In a related story, my husband and I took our three biological sons to grow up overseas in other cultures. They were white Americans growing up in a different language and culture. Now that they are going to college and readjusting to life in America they often feel like they don’t belong. People think they look American…but there is so much about who they are and how they think that is so very different. they struggle with it…and they didn’t have a choice…it was a choice we as parents made for them. I like how some who have been raised in a third culture have called it. It is like their parents are blue, the country they were raised in is yellow, and they are green. Naturally, they have found that the people they relate the closest too are others who are green. The children you and I have adopted belong to a culture all their own…transracially adopted kids. They will be most at home with others who have traveled similar journeys in their lives.

    I am glad you have joy in your life. We can look back as parents (whether we adopt or have kids biologically) and second guess decisions we have made and feel bad about some of them. Or, we can look to today and be the best parent, spouse, friend today. Best wishes on your parenting journey!

    • I definitely think that transracially adopted kids are a culture unto themselves. I try to keep Bug tied in to the adoptee community, but I do worry about how she’ll fit into the Asian American community once she leaves home and goes to college. I know a lot of adult Korean adoptees have strugged with this, and though I can’t give her a true “Asian American” upbringing since I’m white, I need to do the best to give her the tools to navigate that world.

      The best to you on your parenting journey as well!

  3. adoptionista says:

    The inauthenticity thing is really something…I finally “really got” that our kids (black, from Africa, raised by white parents) have their own unique culture. Not quite African, because despite any and every attempt we make to teach them about their culture, they were adopted as infants, and we’ll never really be able to match the experience of growing up in Africa. Not Black American either, because they’re also not raised in that. I’ve come to think of their culture as “black child adopted by white parents.” It’s clear as day when we’re around other multiracial adoptive families. They’re the same. Not black. Not white. Not African. It’s really been a push for us to associate with other adoptive families.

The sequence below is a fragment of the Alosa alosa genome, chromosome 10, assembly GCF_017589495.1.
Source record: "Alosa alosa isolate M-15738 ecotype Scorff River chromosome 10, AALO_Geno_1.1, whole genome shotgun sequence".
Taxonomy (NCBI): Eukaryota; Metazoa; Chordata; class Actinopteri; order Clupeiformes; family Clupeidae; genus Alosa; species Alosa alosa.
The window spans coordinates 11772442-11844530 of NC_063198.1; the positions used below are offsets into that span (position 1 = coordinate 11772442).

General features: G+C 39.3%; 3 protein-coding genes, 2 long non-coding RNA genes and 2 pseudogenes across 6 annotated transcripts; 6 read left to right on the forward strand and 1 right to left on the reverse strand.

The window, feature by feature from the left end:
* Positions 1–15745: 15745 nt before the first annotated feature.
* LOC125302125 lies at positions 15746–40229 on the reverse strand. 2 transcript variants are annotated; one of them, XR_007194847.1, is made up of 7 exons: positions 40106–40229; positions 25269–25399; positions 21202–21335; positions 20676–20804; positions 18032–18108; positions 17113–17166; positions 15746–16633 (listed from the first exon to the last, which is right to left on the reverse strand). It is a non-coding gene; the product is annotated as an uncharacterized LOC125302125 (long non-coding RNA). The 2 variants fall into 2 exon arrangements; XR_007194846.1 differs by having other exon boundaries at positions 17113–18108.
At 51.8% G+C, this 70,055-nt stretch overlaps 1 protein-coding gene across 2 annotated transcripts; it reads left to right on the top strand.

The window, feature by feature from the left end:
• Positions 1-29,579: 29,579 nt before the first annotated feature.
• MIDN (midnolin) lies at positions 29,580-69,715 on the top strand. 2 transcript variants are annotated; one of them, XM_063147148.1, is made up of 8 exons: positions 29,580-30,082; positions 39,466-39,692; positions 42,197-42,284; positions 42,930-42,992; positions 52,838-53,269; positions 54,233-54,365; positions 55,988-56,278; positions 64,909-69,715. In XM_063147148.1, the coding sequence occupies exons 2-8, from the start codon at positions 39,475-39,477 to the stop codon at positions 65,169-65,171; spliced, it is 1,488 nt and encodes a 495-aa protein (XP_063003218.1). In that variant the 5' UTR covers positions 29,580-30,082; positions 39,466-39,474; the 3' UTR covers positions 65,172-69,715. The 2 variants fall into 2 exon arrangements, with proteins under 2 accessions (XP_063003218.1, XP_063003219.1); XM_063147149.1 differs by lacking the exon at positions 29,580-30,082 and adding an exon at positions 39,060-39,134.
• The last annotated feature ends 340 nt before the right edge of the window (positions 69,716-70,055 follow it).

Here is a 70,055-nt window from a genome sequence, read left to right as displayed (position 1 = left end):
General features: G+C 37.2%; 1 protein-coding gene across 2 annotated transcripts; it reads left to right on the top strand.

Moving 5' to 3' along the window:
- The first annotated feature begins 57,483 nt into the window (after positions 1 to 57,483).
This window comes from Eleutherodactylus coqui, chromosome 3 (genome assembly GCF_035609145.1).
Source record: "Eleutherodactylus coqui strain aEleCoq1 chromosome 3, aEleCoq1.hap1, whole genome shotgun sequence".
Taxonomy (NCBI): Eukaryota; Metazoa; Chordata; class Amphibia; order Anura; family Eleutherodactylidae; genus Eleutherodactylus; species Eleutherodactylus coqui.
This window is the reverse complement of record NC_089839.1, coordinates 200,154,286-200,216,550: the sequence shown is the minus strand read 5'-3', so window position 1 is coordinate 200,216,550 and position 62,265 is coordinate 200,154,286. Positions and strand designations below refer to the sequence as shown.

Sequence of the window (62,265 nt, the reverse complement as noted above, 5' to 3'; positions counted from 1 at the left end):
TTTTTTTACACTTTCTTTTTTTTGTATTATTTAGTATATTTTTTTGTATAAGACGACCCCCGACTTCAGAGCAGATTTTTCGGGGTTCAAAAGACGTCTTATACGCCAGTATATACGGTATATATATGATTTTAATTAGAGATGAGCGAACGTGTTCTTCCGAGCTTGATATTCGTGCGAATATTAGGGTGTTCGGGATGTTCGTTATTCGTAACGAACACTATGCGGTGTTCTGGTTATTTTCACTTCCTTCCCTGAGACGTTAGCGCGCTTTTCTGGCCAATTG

4. Delana says:

    HI Again, I wanted to encourage you with something I read in a great article by Jen Hatmaker. She says: “Is adoption easy? No it is not. Is this simple? Nope. Complicated and long-term. Will bonding be immediate and seamless? Maybe, but probably not. Will you struggle with guilt and fear that first year? Yes, but you shouldn’t. You’ve agreed to partner with God in some difficult, heart-wrenching work, and it’s no kum-by-yah party. Give grace to yourself; God already has.” You can read her whole article here–

  5. Thanks for this post. I am the mother of 3 with the last 2 coming to me from S Korea and China. I get the guilt I feel it most days even while I know that neither girl could stay in their birth country. I do the best I can even knowing I fall short. I’ve met families that are all Chinese and they have sought me out for conversation but we don’t fit in that groove either. While they have been nice they don’t truly embrace us.

  6. Awesome. Real. True for me. Words like GUILT – though we visit so often with birth family, though she was removed from their care- BECAUSE we adopted her, she is forever different and will never quite fully fit- there are no CLUBS for biracial Black/CC girls, with too much ‘family’ to explain, parents old enough to be her grandparents, siblings that don’t look the same or share a name, who were hurt in ways that take a lifetime to heal.